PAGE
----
Modern Day Rail Road Industry Term Paper

Pages: 5 (1567 words)  ·  Style: APA  ·  Bibliography Sources: ≈ 7  ·  File: .docx  ·  Topic: Transportation

¶ … Railroad Industry

The modern day railroad has evolved since the earliest of the railroads in the history of the United States. Some of the railroads are remembered as paragons creating new structural framework for business operations while others are remembered for 'featherbedding' tactics among their employees. This work will present some of the earliest beginnings of modern day railroad in the United States and will follow history to the present of some of the railroad companies and as well in the policy that governs railroad transportation in the United States.

The Baltimore & Ohio Railroad (B&O)Buy full Download Microsoft Word File paper
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Term Paper on Modern Day Rail Road Industry Assignment

From the moment the first tracks were laid: "...early in the morning of April 28, 1869" (the Dominance of Rails, 1865-1885, until the present time the railroad industry has charged forward across the expanse of the United States daily in its mission. In one work it is stated that: "With the success of the Erie Canal and the urge of canal building in Ohio, Indiana and Illinois as a means to transport goods and people between the East Coast cities and the West, merchants of Baltimore was that their commercial advantage of having been linked to the National Road was declining. Indeed freight hauled via cart across even the best road for relatively short distances increased sixfold the cost of goods being shipped. Thus canals linking the seaports of the East with the Mississippi River Valley were seen as a major transportation improvement that would allow the raw materials and agricultural goods of the West to be exchanged for the imports and manufactured goods flowing in from the Eastern seaboard." (Samson and Previts, 1995) the railroad is stated to have had to cross 800 miles of "difficult terrain." (Samson and Previts, 1995) in the work entitled: "The Baltimore and Ohio Railroad" it is stated that the B&O railroad was capitalized in the amount of initially in 1827:."..with $3,000,000 issue of stock..." with practically "every citizen of Baltimore" owning a share." While it is stated that: "Nothing had been attempted during the first 75 years of having the nation's history, to match the $30 million of capital invested to link the port city of Baltimore with the Ohio River..." At the same time it is related that this initiative, in the beginning faltered as it took "3 years to construct 13 miles of track" and as well that construction halted at times when funds were low and physical obstacles presented as well. (Samson and Previts, 1995; paraphrased) Stated to be a great contribution of the B&O railroad is the "managerial information and the achievement of an efficient cost structure." (Samson and Previts, 1995) Noted as well is Albert Fink, "famous for his design of iron bridges" and who has been assigned the title of "The Father of Cost Accounting." (Galambos and Pratt, 1986, p.48; as cited in Samson and Previts, 1995)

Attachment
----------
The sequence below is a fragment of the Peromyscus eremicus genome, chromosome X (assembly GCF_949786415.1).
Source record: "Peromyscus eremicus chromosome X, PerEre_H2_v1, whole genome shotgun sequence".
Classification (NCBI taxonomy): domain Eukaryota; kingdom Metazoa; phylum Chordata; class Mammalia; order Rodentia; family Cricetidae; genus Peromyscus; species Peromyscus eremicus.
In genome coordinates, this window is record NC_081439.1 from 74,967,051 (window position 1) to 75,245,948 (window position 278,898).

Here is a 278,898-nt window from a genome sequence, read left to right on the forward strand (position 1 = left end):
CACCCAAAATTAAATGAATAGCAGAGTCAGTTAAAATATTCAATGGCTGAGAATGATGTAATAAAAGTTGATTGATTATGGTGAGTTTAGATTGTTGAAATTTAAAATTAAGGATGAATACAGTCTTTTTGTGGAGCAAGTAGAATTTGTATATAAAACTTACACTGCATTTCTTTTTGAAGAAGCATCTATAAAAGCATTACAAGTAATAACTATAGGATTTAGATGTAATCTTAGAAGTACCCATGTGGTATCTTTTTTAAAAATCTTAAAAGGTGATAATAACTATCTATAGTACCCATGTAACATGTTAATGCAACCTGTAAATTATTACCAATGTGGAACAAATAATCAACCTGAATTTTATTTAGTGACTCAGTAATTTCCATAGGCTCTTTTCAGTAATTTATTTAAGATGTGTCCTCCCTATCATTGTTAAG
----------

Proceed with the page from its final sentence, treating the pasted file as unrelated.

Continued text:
II. The 'Reading Lines'

Another railroad company in the early days of the railroad was the Reading Company originally known as "The Philadelphia and Reading Railroad in 1833" (Reading Company.: A Brief History, nd) the railroad was established for the purpose of transporting anthracite coal. It was this railway line that "evolved into a mighty corporation serving eastern Pennsylvania, New Jersey and Delaware." (Reading Company.: A Brief History, nd) This railway "with its great complex of shops for locomotives and car building and repair, and constant advances in railroad technology...held a position of leadership in the railroad industry for over a century." (Reading Company.: A Brief History, nd) it was this company that attracted investors such as the "robber barons" in the late 1800's such as "Carnegie and Vanderbilt." (Reading Company.: A Brief History, nd) in 1971 this railroad company declare bankruptcy and was taken over as part of CONRAIL 1 April 1976, (Reading Company.: A Brief History, nd; paraphrased) the following chart lists the companies generally known as the 'Reading Lines'.

The 'Reading Lines'

Atlantic City RR

Catasaqua and Fogelsville RR